surprising, but it does make sense).
PointedEars
--
Prototype.js was written by people who don't know javascript for people
who don't know javascript. People who don't know javascript are not
the best source of advice on designing systems that use javascript.
-- Richard Cornford, cljs, <f8*******************@news.demon.co.uk>
Nov 4 '08 #7

P: n/a
Hi Thomas,

thanks for your reply and poiting out section 7.

Thomas 'PointedEars' Lahn wrote:
However, to spare you the search here, the InputElementRegExp goal symbol
which this boils down to is orphaned in the grammar, indeed. *Section 7,
"Lexical Conventions", appears to explain why; it also points out that a
standalone RegExp literal is not safe per se (which I found rather
surprising, but it does make sense).
To my view, it's not really orphaned. In that sense InputElementDiv
would be orphaned, too. Section 7, that you are referring to, explains
that both symbols are used as goal symbols during the lexical analysis
depending on the context; the context being defined by the
*syntactical* grammar. InputElementDiv in cases where a division
punctuator is allowed and expected, InputElementRegExp for the
remaining cases.
We have a production from InputElementRegExp to
RegularExpressionLiteral for the lexical analysis. So in the lexical
analysis, regular expressions are detected and properly tokenized. But
the RegularExpressionLiteral symbol is only used for the lexical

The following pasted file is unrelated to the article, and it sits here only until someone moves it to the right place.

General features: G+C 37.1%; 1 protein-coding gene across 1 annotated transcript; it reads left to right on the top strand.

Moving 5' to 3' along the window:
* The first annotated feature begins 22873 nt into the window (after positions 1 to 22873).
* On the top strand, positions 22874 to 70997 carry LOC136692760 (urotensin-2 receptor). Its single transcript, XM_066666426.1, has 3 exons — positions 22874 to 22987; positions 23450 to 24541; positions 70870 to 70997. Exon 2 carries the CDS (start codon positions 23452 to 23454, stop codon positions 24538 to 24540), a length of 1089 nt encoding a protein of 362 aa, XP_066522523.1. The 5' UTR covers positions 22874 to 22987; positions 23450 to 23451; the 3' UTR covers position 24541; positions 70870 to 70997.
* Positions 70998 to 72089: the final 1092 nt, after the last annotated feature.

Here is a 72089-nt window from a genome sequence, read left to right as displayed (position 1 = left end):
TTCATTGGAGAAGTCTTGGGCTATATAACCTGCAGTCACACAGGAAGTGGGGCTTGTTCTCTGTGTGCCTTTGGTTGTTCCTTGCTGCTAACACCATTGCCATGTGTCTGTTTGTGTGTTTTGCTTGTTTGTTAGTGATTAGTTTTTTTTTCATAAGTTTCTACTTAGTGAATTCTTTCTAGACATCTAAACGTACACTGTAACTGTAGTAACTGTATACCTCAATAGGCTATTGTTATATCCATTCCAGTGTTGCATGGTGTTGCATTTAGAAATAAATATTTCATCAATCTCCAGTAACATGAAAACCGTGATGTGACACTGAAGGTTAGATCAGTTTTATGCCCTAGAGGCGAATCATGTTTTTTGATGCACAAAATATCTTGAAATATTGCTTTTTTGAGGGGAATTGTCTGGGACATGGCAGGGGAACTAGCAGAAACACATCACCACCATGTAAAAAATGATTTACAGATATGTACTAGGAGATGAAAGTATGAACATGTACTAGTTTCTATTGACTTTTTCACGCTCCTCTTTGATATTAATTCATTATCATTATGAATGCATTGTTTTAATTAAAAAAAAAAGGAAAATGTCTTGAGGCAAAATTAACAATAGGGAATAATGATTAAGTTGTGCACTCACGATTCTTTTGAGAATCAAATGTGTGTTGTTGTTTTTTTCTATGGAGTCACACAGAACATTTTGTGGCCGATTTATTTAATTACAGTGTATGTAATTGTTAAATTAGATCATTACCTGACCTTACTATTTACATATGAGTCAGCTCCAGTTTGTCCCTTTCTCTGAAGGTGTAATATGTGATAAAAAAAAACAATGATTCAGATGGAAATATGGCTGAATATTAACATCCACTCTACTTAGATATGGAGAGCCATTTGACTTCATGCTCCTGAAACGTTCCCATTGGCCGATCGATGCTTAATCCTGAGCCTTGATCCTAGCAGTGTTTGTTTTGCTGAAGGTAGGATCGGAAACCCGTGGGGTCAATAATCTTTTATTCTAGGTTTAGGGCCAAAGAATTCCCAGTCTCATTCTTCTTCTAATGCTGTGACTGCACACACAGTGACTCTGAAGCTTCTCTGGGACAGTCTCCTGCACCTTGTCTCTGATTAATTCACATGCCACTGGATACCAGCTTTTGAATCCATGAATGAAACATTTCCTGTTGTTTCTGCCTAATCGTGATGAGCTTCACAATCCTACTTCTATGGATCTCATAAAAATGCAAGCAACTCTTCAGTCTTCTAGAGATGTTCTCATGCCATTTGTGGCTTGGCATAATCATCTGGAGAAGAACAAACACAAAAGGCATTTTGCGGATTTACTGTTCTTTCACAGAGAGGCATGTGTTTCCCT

analysis. There is no direct way of producing anything equivalent to
the RegularExpressionLiteral when using the syntactical grammar. What
comes closest in the syntactical grammar would be what is described in
A.7 Regular Expressions, more precisely the Pattern symbol. However,
in the syntactical grammar, we don't have a production that would get
us to Pattern. Also, thanks to your help, I'm seeing it a bit more
clearly now. My earlier question pointed at
>"7.8.5 RegularExpressionLiterals
A regular expression literal is an input element that is converted to
a RegExp object (section 15.10) when it is scanned."
This clause would according to my understanding still be the only way
to explain how we can have regular expressions in the syntactical
analysis, and that is - by replacing them with something else. If we
assume that /...someRegExp.../ gets converted to
new RegExp("...someRegExp...")
then we can get from
CallExpression
to
MemberExpression
, then to
new MemberExpression Arguments

which matches
new Regexp("...someRegExp...")

(I know, the top down approach again, hope you bear with me. I'm using
it just for the purpose of explaining my point)

To conclude, 7.8.5 seems to me the only way to explain that the
initial example
if (1) /a/.test("a");
is valid according to the ECMAScript grammar. Or in other words,
during the lexical analysis, after the closing bracket of the if
statement, the scanner must be in a mode where it's looking to fulfil
a InputElementRegExp goal symbol.

Again, thank you for giving some important clues that helped me to
understand this issue,
best regards,

Dominik
Nov 5 '08 #8